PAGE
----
SC Chairman: Professionalism, Duty Of Care And Taking On Innovation Needed To Allay Uncertainties

Malaysia is not immune to external headwinds. With global growth anticipated to moderate in the coming year, a challenging and uncertain environment lies ahead.

It is imperative that the industry remains vigilant to prepare for every eventuality. Malaysian businesses and all stakeholders must maintain high standards of professionalism, upholding duty of care and embrace innovation to handle the risks ahead an stay resilient in the face of oncoming challenges.

In a keynote address at the Malaysian Financial Planning Council Professional & Ethics Forum 2022 on Thursday, Securities Commission Chairman Dato’ Seri Dr. Awang Adek emphasised three key areas which will ensure a well-prepared and thriving financial planning industry for the long term.

The financial planning industry must remain vigilant to prepare for any eventuality and ready to handle the risks ahead, he said.

The first key principle is professionalism. This will ensure clients trust that the best possible outcome will be delivered, irrespective of any situation. Stronger client relationships are created when financial planners behave professionally in providing their services. This will ensure clients trust that the best possible outcome will be delivered, irrespective of any situation, including market movements.

As per the Securities Commission Malaysia’s conduct guidelines, intermediaries are expected to uphold good practices centred upon fair treatment of clients. This involves acting honestly, fairly, and in the best interests of clients.

The second key principle is upholding of care to provide quality advice to clients. It is fundamental that financial plans consider clients’ unique needs and circumstances. This includes ensuring that vulnerable investors are catered for, especially at the planning and distribution stages of the product lifecycle. For distributors, training and guidance are needed to identify, assess and address investor vulnerability through clear communication.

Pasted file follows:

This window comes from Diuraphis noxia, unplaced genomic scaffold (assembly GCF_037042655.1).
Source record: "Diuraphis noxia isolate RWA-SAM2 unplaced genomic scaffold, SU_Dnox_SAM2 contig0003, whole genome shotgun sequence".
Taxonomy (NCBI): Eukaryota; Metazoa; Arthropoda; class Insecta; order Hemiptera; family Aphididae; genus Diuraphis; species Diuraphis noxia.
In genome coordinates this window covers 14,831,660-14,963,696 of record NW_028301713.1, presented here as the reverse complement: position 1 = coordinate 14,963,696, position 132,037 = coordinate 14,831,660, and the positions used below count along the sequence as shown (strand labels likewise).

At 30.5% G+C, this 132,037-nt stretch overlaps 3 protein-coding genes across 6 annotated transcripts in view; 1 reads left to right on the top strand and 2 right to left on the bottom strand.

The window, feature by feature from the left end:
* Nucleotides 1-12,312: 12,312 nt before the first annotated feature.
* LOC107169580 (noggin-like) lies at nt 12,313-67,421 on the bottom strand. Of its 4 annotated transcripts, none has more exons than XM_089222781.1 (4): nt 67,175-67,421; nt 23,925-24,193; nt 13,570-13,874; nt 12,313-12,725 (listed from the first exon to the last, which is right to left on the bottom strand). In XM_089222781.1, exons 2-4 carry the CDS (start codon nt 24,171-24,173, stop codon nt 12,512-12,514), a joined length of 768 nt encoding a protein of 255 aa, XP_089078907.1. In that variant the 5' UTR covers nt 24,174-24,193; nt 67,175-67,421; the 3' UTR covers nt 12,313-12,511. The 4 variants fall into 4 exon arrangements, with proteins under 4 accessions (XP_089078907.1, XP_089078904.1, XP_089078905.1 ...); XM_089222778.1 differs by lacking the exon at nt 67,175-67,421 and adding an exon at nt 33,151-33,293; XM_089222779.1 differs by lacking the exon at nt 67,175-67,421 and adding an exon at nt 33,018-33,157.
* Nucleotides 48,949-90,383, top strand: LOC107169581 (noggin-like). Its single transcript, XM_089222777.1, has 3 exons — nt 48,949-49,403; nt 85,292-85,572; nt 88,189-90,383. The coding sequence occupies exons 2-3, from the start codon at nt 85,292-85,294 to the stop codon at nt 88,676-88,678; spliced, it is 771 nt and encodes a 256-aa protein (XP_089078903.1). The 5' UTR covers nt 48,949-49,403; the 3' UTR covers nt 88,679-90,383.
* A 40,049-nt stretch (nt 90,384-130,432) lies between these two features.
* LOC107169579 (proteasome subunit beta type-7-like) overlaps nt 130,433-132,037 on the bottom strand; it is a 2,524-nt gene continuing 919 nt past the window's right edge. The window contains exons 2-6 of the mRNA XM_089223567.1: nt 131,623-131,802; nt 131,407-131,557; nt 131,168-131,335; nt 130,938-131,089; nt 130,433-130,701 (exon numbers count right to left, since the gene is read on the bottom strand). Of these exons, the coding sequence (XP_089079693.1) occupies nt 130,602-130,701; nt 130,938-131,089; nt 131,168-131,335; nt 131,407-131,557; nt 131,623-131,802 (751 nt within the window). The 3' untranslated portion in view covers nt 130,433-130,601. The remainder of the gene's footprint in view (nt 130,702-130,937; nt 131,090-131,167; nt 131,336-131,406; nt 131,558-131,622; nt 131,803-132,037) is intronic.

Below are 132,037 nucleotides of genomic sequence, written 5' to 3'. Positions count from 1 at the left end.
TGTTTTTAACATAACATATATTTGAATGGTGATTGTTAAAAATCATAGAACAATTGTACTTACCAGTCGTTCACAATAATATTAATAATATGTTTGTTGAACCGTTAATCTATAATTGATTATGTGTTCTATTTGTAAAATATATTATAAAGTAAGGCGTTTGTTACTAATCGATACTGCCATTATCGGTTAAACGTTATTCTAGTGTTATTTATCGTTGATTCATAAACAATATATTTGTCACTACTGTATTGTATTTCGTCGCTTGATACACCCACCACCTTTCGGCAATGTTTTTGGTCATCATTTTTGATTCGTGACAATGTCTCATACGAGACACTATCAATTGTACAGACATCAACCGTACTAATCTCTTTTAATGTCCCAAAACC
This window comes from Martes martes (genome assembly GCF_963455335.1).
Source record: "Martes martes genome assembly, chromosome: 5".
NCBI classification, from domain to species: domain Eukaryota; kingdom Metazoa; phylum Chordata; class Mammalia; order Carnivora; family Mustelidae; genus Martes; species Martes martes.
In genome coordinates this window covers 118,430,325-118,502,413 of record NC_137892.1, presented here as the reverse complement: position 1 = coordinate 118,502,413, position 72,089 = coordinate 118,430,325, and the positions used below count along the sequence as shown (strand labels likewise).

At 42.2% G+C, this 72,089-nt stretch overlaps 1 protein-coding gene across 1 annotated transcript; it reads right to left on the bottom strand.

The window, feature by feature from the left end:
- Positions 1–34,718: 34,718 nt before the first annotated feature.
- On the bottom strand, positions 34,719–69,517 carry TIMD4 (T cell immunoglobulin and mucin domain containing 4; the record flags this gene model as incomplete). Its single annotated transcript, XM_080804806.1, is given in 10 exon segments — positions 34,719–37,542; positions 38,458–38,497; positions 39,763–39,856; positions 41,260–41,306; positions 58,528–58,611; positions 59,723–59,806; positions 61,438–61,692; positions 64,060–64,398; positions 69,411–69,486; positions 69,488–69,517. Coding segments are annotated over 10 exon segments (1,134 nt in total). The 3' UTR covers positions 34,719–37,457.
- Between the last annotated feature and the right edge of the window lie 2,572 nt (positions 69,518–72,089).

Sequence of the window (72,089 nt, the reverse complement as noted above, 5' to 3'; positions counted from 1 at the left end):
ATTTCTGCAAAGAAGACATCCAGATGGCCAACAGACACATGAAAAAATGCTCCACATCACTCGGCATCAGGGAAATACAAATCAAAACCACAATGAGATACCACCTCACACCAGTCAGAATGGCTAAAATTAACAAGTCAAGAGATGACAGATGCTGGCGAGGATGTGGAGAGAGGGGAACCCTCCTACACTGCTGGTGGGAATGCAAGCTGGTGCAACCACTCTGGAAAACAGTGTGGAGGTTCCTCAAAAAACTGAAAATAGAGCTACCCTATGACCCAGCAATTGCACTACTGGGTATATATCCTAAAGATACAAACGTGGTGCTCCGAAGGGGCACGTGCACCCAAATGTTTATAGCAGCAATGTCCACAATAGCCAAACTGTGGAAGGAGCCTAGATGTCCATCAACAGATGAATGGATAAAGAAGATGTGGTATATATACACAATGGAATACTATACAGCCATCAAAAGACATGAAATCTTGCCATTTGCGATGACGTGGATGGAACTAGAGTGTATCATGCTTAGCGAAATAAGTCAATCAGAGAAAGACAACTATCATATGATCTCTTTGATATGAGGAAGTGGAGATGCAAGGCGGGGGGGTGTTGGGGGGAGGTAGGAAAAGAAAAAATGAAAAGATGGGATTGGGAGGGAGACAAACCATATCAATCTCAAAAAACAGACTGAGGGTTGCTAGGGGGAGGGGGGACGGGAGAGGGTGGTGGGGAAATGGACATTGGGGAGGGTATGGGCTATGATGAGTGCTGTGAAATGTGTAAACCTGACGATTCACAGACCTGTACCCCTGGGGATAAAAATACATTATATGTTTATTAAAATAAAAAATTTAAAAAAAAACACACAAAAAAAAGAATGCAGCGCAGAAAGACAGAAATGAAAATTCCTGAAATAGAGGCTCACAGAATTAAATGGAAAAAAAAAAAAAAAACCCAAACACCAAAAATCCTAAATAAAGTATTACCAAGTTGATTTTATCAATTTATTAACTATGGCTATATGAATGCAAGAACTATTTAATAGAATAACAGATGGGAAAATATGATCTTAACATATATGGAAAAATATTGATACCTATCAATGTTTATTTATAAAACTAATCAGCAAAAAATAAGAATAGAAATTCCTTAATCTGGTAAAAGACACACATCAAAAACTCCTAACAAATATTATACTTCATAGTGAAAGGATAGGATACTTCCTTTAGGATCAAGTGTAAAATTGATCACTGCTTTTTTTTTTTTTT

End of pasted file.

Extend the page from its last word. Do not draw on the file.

“For the SC, the notion of a vulnerable investor is a key priority to ensure a more inclusive capital market,” Awang Adek added.

The third key principle is embracing innovation to enhance effectiveness and efficiency and better serve clients. Financial planners, in his case, need to embrace technology to better serve clients. Digital tools can enhance the effectiveness and efficiency of services. They would also appeal to more technology-savvy investors, such as the younger generation.

In fact, a survey by the Institute of Capital Market Research (ICMR) highlighted that millennials and Gen Zs are more inclined to use robo-advisory services. But as their portfolio grows, they would prefer to interact with a human advisor.

This suggests robo-advisory services can be complementary tools to financial planners to get more people to start investing early. Planners can then deliver more personalised services that requires a human touch. This is especially as investor needs evolve and grow more sophisticated over time.

Awang Adek also made a call to all planners and advisers to uphold the highest standards in carrying out their duties. Do not lose sight of responsibilities. This includes protecting clients and ensuring they do not fall prey to unlicensed schemes and activities.

Scams are a menace of great concern and must be eradicated to avoid losses – financial as well as reputational.

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